I know I should have let go of the idea of Ynoa being part of Oakland’s future a long time ago but for some reason the longer the odds become on him ever putting it together the more determined I get to see him amount to something as a baseball player. Clearly, in my more desperate moments of boredom I even briefly envision Ynoa as a position player just to see the A’s get something out of their investment.

At this rate smart money says the kid will probably vanish from professional baseball but there’s a part of me that thinks he could resurface in several years with another team as a live-armed shutdown relief pitcher who still has a long career ahead of him.

Michael Taylor is hitting well in his fourth trip through Triple A but his path to Oakland isn’t clear. (Ezra Shaw/Getty Images)

* If I’m Michael Taylor I grab a first baseman’s glove and start taking grounders in Sacramento just to find a clearer path to the major leagues with the A’s. I’m sure it’d be a waste of Taylor’s outfield defense and he probably doesn’t hit for enough power to pull it off, but shifting to first base would give him an open shot at playing time in Oakland assuming that the organization is done with Chris Carter and Daric Barton and Kila Ka’aihue aren’t long-term solutions.

With a batting average well over .300 and an OPS in the neighborhood of .900 in his fourth run through Triple A I don’t think Taylor has a whole lot more to gain from playing at that level. His inability to handle center field and Oakland’s glut out of outfielders has him trapped in the state’s capitol and a move to first base, which appears to be a black hole in the organization, may be just what the doctor ordered to jump start his career and provide me with a little entertainment if it pans out.

* I’m too cheap to pay for ESPN insider access to read the rest of this article by former MLB general manager Jim Bowden, but I certainly agree with the premise that the A’s would be better off if they had a couple of truly horrible seasons during this rebuild so they can land some premium draft picks.

* Blast homers off a battleship? This minor league home run derby is all kinds of awesome.

* Always nice to see someone from outside the Bay Area weigh in on the A’s stadium issue and apply some pressure on commissioner Bud Selig to finally make a decision.

And I’m sure the people behind the full-page ad in the Oakland Tribune were overjoyed to see that their PR move got them some coverage in the Los Angeles Times.

Meanwhile, John Fisher and Lew Wolff probably couldn’t care less about the open letter in the Trib and have no interest in selling the team or breaking ground on a new ballpark in Oakland.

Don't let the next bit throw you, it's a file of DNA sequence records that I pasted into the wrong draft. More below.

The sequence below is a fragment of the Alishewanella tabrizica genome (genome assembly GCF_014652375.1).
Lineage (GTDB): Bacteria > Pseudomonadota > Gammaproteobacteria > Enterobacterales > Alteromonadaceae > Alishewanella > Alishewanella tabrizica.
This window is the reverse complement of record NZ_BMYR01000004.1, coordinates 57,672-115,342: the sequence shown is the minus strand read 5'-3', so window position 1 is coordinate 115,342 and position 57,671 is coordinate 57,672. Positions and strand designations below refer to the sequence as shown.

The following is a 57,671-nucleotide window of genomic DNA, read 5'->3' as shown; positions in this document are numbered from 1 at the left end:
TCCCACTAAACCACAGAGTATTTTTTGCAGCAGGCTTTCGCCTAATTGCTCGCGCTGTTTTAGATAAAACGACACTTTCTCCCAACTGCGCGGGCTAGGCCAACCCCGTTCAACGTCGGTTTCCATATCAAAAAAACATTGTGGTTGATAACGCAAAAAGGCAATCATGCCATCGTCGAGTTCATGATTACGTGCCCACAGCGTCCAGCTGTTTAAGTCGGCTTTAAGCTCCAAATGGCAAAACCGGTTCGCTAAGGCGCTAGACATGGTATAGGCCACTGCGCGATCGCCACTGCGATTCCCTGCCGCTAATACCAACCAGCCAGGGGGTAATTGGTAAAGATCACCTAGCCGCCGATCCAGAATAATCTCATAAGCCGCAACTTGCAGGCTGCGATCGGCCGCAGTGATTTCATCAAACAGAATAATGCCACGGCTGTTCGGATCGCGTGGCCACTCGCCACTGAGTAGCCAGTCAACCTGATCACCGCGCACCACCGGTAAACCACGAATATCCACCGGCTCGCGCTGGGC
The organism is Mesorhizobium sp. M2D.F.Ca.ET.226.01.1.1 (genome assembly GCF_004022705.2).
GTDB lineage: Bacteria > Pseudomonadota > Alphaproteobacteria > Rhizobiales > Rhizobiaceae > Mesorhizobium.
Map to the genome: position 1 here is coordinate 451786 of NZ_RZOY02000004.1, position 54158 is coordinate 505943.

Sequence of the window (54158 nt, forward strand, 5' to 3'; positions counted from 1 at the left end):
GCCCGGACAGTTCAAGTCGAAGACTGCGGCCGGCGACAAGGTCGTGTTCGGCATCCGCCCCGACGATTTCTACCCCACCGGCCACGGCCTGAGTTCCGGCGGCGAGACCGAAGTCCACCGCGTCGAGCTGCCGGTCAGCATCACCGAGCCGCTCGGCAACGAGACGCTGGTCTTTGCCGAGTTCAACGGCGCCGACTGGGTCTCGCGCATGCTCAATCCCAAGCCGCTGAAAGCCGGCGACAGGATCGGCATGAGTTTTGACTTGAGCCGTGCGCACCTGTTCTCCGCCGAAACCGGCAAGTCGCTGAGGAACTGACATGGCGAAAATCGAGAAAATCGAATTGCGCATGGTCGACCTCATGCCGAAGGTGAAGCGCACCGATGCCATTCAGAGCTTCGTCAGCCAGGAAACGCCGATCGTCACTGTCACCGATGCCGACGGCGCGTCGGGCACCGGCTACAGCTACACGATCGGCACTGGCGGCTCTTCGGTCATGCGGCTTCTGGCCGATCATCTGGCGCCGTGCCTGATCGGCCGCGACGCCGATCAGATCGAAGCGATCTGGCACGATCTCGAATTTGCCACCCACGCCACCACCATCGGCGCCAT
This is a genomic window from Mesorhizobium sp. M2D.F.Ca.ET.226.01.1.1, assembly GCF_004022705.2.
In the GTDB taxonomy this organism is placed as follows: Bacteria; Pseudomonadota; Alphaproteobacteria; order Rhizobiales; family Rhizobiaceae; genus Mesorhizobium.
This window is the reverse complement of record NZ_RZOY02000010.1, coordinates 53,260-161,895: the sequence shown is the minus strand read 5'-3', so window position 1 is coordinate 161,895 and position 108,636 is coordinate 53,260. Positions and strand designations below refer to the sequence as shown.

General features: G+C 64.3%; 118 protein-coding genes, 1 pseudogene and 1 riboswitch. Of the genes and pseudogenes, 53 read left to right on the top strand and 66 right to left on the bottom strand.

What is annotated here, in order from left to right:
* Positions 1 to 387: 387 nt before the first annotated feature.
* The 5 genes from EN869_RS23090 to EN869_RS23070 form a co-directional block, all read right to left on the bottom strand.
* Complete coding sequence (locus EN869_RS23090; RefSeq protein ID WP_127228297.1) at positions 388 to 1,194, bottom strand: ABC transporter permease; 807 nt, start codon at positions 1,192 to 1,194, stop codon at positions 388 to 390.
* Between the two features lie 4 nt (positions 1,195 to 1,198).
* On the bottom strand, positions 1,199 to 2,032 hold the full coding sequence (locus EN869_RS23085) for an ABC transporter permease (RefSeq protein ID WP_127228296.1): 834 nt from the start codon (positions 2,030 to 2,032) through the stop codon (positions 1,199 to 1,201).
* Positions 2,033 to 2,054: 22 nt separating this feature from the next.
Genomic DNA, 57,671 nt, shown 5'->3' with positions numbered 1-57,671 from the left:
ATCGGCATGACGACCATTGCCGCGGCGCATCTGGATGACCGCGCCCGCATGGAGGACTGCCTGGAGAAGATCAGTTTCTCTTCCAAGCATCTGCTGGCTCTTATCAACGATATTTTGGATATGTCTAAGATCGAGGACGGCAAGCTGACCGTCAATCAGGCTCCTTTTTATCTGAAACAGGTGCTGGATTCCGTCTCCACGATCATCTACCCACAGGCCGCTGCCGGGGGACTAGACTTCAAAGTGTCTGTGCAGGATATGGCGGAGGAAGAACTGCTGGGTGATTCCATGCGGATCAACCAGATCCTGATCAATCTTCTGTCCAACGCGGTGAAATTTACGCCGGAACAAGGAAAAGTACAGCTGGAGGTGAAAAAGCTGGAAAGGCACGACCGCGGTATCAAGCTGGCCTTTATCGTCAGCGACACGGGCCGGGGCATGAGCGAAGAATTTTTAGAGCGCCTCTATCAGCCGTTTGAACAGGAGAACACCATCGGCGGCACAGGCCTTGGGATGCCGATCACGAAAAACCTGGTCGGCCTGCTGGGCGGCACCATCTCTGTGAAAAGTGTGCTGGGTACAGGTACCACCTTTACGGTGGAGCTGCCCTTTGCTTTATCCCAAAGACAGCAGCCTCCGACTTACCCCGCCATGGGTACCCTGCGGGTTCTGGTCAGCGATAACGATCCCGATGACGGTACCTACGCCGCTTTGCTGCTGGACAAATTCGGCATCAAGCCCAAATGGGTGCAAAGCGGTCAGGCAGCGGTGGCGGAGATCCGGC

As usual, there’s nothing but hot air being weakly blown around and none of it is getting the A’s any closer to a new home anytime soon.

* If we want to look way ahead, we can set our sights on August when the owners meet again and we might get some more noise about the A’s stadium issue.

* Pet peeve of the month: Hearing someone called a professional hitter by a broadcaster during a game. I just hate that one. No one’s out there playing ball for free.

The mad, hacking fool who gets himself out swinging at a ball in the dirt? The patient guy who works the count and goes with the pitch to the opposite field? They’re all getting a paycheck most of us would die for so they’re all professional hitters.

* The more I watch Daric Barton “hit” the more I believe that he actually wants to be a home plate umpire. Seeing him get demoted to Sacramento is one of the early highlights of the year. It’d be nice if Kila Ka’aihue actually represented a notable upgrade over Barton in the lineup.

One more thing about Barton: He’s a professional hitter which is one more example that the cliche is basically worthless.

Edwin Encarnacion hits the ball with authority which is more than you can say about most of the guys in Oakland's lineup. (Reuters)

Edwin Encarnacion hits the ball with authority which is more than you can say about most of the guys in Oakland’s lineup. (Reuters)

* When I look at a Blue Jays box score Edwin Encarnacion’s name and stats always catch my eye. The A’s claimed him off waivers from Toronto in 2010 but quickly let him go and he’s arguably been more productive than just about anyone the A’s have had in the lineup since then.

What was the point in shelling out the money for the waiver claim in the first place? I’d take Encarnacion’s bat at third, first, or DH over anyone the A’s have run out there over the past couple of years.

The front office was smart enough to grab him but they weren’t smart enough to hold onto him.

* If the A’s want to find some creative ways to try and improve the ballpark experience for fans and boost attendance they can look to the country where they opened the 2012 season. Japanese baseball has cheerleaders in miniskirts and beer girls with kegs of ice-cold suds strapped to their backs. Brilliant. I wholeheartedly approve.

Note to owner Lew Wolff: Less tarp, more beer girls.

FILL THE MAILBAG

In an effort to make things a little more interactive here at Junkball please feel free to send me some questions or comments about the A’s, Major League Baseball or … well … whatever and I’ll try and get around to answering them once a month.

I know I promised to dig into the mailbox in this post but time didn’t exactly cooperate with me this weekend so I’ll get to it in a few days.

Fire away on Twitter at @JunkballBlogger or via e-mail at junkball99@gmail.com and we’ll kick some stuff around for the sake of amusement.